I don’t really consider myself much of a food snob for as much as I think, talk, and write about food. I’m not above a DiGiorno’s frozen pizza or a (family-sized) bag of Doritos now and then. But there are two items I’m totally and obnoxiously particular about: coffee and maple syrup.
The coffee one’s a no brainer. Bad coffee just isn’t worth drinking. Don’t get me wrong…I’m not going out and spending $4 a cup at the local cafe…but I make my own coffee, grind up my own relatively fresh beans, and (politely and secretly) turn my nose up at coffee that’s been around too long.
When we were first married, Eric didn’t even really drink coffee, and he would insist that a gas station coffee was as good as any when we were on a road trip. I would look at him, lovingly and pitying-ly, and tell him he was wrong, insisting he make an extra stop during our pit stop to get some real coffee.
And then there’s maple syrup. For years, I would read recipes that called for “pure maple syrup” and would totally ignore it, loyally turning to Aunt Jemima and her familiar ways. And even though I grew up in Wisconsin which produces a whole lot of maple syrup, and even though I went on a field trip in third grade to see how maple syrup was produced, all I really remember about the experience was the maple cookie we got before getting back on the bus.
It wasn’t until just recently that I bought pure maple syrup…I don’t even remember why – maybe to put in Owen’s plain yogurt in lieu of honey? – and it was sort of a revelation.
Sorry, Auntie J., you hold no candle to the pure stuff.
Let me just say this: if you invite me to your house and you feed me pancakes with the cheapest syrup you can buy, I will eat them…with great relish and gusto.
But I’m telling you…pure maple syrup is worth the extra dollars.
So when I saw this maple sugar shortbread recipe in The Northern Heartland Kitchen cookbook, I knew it had to be mine. I also knew that it was May and that you who are reading this might be thinking….ummm, were you going to cook anything with spinach or asparagus or strawberries this spring? And my answer is a resounding Yes. But it just finished snowing and nothing but grass is really growing ’round these parts yet…except for maple syrup.
This is prime syrup making time for trees…and these warm days and cold nights we’ve been having are just what those trees want to make their syrup.
I bet you have everything you need to make this shortbread in your house right now. Ready? Butter, maple or light brown sugar, vanilla extract, salt, flour, and cornstarch? Was I right? 5 inredients, and out of them comes the most delightfully crispy, sugary sweet, maple-laden shortbread cookie that longs to be had with an afternoon cup of good coffee. They are equally enjoyable at breakfast.
Maple sugar is made by boiling down sap until almost all the water has evaporated and all that remains is crystalized. That crystalized portion becomes maple sugar. It is twice as sweet as regular granulated sugar and has a strong maple flavor to it. I did not have maple sugar or light brown sugar on hand, so when I searched how to “make” light brown sugar and saw that you just add molasses to white sugar, I thought, what’s to stop me from just adding maple syrup instead of molasses?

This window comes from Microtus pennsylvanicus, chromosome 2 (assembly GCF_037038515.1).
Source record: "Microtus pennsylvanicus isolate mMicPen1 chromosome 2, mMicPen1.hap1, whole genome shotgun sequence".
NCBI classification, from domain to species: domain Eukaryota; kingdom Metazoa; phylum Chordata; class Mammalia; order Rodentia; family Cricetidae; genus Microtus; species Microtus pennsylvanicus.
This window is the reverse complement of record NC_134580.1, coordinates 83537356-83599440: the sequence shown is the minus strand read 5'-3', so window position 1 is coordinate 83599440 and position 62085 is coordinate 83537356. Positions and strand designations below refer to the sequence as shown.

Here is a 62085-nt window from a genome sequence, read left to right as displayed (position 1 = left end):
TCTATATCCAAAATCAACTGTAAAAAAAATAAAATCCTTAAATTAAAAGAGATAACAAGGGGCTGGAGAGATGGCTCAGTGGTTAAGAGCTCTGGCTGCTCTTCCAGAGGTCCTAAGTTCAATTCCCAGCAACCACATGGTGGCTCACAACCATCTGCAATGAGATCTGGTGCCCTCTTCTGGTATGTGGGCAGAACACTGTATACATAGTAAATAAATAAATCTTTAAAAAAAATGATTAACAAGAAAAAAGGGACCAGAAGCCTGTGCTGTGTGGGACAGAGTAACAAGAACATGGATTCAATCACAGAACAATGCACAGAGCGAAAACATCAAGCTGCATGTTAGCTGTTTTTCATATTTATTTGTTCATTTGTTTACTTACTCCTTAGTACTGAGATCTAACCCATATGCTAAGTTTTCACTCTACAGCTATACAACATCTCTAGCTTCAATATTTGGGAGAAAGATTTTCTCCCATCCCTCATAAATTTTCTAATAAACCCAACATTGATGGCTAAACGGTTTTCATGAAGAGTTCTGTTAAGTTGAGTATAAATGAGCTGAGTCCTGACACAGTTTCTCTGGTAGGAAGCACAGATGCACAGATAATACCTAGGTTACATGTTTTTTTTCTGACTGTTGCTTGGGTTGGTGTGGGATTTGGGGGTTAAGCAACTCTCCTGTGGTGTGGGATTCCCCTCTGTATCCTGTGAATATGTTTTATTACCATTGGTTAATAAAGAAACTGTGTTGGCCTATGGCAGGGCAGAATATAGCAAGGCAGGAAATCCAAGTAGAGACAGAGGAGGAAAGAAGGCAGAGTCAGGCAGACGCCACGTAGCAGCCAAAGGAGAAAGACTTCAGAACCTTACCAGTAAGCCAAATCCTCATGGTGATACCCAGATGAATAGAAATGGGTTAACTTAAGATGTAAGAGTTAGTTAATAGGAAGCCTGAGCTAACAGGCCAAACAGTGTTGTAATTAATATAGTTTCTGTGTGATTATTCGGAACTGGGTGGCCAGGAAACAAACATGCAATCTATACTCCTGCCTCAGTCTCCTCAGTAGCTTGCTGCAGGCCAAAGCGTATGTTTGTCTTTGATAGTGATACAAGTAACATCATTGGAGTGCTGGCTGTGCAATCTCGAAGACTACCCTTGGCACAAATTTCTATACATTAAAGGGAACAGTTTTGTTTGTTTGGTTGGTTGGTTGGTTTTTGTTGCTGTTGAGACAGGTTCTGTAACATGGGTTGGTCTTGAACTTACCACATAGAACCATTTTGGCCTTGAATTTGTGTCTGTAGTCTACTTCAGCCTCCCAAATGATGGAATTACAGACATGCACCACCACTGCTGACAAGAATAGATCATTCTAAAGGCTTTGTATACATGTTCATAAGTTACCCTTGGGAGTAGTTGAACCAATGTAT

And so I did, and I came out with a pretty maple-y sugar. I’m guessing that real maple sugar, when used in this shortbread, will give you a more pronounced maple flavor, but this was a pretty great substitute.
Go ahead. Pay for some pure maple syrup with its equal weight in gold, and make this shortbread and get your food snobbery on right.
(recipe slightly adapted from The Northern Heartland Kitchen )
(yields 8 wedge-shaped pieces in a 9-inch pie pan)
This delightfully crispy shortbread is maple-y sweet and perfect with a cup of tea or coffee. With only five ingredients, it comes together quickly. See note in the ingredients about substituting for maple sugar.
1/2 c. cold unsalted butter, cut into chunks
1/4 c. maple sugar or light brown sugar, plus about 1 tbsp. for topping*
1 tsp. vanilla extract
pinch of salt
3/4 c. all-purpose flour
2 tbsp. cornstarch
*Using Smitten Kitchen's advice for how to make light brown sugar, I made my own version of maple sugar for this recipe instead by mixing 1/4 c. + 1 tbsp. granulated sugar with a scant 1 tsp. of PURE maple syrup (more exactly 1/4 + 1/8 tsp. of maple syrup)
Preheat oven to 350*. Place a metal pie pan or fluted metal tart pan in the freezer to chill while making dough. In a food processor, blend together the butter, all but 1 tbsp. of the maple sugar, vanilla and salt until it is light, about 20 seconds. Sprinkle in the flour and cornstarch, and pulse 4 to 8 times until the dough begins to clump together. (No food processor? Use a pastry cutter and some serious forearm strength or quick fingers!).
Turn the dough into your chilled pan and quickly press it out evenly. The key is to keep the dough cold, so work quickly. If the dough is sticking to your fingers, lay a layer of plastic wrap over the dough and press down on that. Sprinkle the dough with remaining maple sugar and return to the freezer to chill for another 5 minutes.
Remove from the freezer, and use a fork to prick the dough all over. Bake the shortbread until its edges begin to brown and the center is firm, 25-30 minutes. Watch it closely near the end; it can start to burn pretty quickly. Cool the shortbread on a wire rack for a few minutes. While it is still warm, cut into wedges. Let the shortbread cool completely before removing it from the pan.
Keeps well under plastic wrap on the counter for about 3 days.
keep cold! if you're having trouble - use plastic wrap to press into pan; prick after freezing for 5 mins.